Wednesday, November 6, 2013
Boko Haram: Jonathan Must Rethink Decision Not To Compensate Victims – APC
COMMITTEE ON PEACEFUL RESOLUTION OF SECURITY CHALLENGES IN THE NORTH
FROM THE CHAIRMAN, ALH. TANIMU TURAKI IN ABUJA ON TUESDAY
The All Progressives Congress, APC, on Wednesday disagreed with
President Goodluck Jonathan's position that victims of the Boko Haram
killings will not be compensated by the Federal Government.
According to the opposition party, if the FG's decision was allowed to
stand, it would amount to double failure on the part of the Federal
Government and double jeopardy for the victims.
These views were contained in a statement by the Interim National
Chairman of the party, Chief Bisi Akande, in Abuja.
Akande argued that in the first instance, the killings and maiming
occurred because the Federal Government failed in its most important
task of ensuring the security of lives and property.
He added that the same government that failed to live up to the
primary reason for its existence, which he said was the security and
welfare of the citizenry, was now refusing to provide succour for the
victims of its own failure.
He said, "This constitutes double irresponsibility on the part of the
government, and double jeopardy for the thousands of victims who have
been killed and wounded by the insurgents.
"After the people were victimised by Boko Haram, they are now being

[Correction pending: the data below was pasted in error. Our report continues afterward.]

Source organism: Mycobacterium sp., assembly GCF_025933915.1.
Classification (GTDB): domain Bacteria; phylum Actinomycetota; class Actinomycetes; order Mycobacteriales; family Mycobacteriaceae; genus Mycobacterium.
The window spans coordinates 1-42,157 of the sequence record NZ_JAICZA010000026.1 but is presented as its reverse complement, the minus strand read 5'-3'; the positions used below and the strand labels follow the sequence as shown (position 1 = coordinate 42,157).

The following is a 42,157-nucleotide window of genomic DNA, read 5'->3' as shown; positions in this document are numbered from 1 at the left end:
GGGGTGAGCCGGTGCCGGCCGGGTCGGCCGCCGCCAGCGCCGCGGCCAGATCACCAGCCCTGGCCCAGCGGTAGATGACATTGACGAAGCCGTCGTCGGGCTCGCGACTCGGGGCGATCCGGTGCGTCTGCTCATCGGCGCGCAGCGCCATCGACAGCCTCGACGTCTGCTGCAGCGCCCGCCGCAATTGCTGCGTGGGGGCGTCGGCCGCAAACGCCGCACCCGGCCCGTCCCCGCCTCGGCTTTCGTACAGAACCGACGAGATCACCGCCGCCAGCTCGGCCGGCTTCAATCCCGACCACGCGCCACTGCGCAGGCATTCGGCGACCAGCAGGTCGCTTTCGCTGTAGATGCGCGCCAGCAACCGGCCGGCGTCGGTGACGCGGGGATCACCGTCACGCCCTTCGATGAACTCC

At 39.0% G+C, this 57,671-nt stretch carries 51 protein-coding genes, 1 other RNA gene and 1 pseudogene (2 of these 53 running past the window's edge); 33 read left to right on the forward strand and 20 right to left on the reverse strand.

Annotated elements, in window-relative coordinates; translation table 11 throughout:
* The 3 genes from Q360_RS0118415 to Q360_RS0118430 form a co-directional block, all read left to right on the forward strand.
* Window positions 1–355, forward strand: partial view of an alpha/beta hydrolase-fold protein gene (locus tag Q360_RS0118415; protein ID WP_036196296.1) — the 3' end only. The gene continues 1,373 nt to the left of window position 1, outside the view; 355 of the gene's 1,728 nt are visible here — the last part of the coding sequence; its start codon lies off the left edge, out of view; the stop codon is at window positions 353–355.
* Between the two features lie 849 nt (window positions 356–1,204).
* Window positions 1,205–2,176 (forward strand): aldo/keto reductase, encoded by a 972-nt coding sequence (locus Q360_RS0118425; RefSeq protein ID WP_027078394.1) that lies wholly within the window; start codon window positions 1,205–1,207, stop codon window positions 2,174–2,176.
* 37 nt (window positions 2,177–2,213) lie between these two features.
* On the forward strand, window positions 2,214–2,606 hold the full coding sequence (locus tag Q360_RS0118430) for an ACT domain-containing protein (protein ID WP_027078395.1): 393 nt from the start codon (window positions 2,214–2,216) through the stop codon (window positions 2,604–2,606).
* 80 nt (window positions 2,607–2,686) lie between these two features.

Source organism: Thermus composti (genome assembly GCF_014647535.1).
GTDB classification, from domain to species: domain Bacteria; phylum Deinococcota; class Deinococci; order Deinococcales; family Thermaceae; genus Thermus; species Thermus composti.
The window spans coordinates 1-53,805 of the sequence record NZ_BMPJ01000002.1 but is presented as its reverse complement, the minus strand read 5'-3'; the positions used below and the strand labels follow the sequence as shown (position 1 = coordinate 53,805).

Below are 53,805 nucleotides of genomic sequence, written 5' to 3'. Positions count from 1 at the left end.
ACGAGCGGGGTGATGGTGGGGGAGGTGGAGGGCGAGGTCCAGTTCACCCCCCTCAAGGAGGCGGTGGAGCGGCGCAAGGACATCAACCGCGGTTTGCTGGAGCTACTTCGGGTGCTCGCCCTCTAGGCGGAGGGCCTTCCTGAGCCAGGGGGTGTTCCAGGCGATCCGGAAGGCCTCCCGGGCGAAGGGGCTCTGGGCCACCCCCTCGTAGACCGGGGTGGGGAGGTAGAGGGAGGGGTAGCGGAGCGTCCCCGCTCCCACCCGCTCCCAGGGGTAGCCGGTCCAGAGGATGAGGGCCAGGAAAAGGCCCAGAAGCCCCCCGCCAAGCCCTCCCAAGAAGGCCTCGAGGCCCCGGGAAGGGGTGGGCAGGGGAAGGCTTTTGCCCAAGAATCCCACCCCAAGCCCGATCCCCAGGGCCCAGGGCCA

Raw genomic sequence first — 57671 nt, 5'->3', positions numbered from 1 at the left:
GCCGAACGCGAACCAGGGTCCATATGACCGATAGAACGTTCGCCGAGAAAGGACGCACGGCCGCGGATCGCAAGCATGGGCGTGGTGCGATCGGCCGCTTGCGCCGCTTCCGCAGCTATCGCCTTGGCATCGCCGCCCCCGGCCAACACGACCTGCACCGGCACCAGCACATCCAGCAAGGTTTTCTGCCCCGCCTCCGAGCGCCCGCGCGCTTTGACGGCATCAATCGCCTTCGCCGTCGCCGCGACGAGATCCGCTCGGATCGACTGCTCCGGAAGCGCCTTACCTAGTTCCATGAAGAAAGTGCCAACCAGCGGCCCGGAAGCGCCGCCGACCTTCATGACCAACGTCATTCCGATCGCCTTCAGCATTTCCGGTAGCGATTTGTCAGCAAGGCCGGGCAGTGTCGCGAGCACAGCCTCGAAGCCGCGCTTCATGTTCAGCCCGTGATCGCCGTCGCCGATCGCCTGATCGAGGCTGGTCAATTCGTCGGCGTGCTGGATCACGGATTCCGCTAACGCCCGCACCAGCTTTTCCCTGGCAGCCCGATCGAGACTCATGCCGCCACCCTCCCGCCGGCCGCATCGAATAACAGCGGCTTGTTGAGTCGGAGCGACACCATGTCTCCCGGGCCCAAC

victimised by their government. This is unacceptable, and President
Jonathan must have a rethink.
"The APC believes that the issue of compensation for victims of Boko
Haram should not be subjected to any debate."
Akande stressed that all the victims of the Boko Haram insurgency must
be compensated without delay just as he added that they must be given
succour and made to feel that their government cares for them.
He said though compensation would not bring back the thousands, who
had been killed by Boko Haram, it would, however, provide succour for
the family members left behind by the victims.
He said, "Compensation cannot remove the scars on those who have lost
limbs or become blinded due to the effect of gunshots or bombs, but it
can help them to restart their lives and to know that they are not
alone in their ordeals.
"These people cut across religions, ethnicity and gender. They include
Christians and Muslims, Igbo, Hausa, Fulani, Yoruba and people of
other ethnic groups, as well as men and women, the old and the young."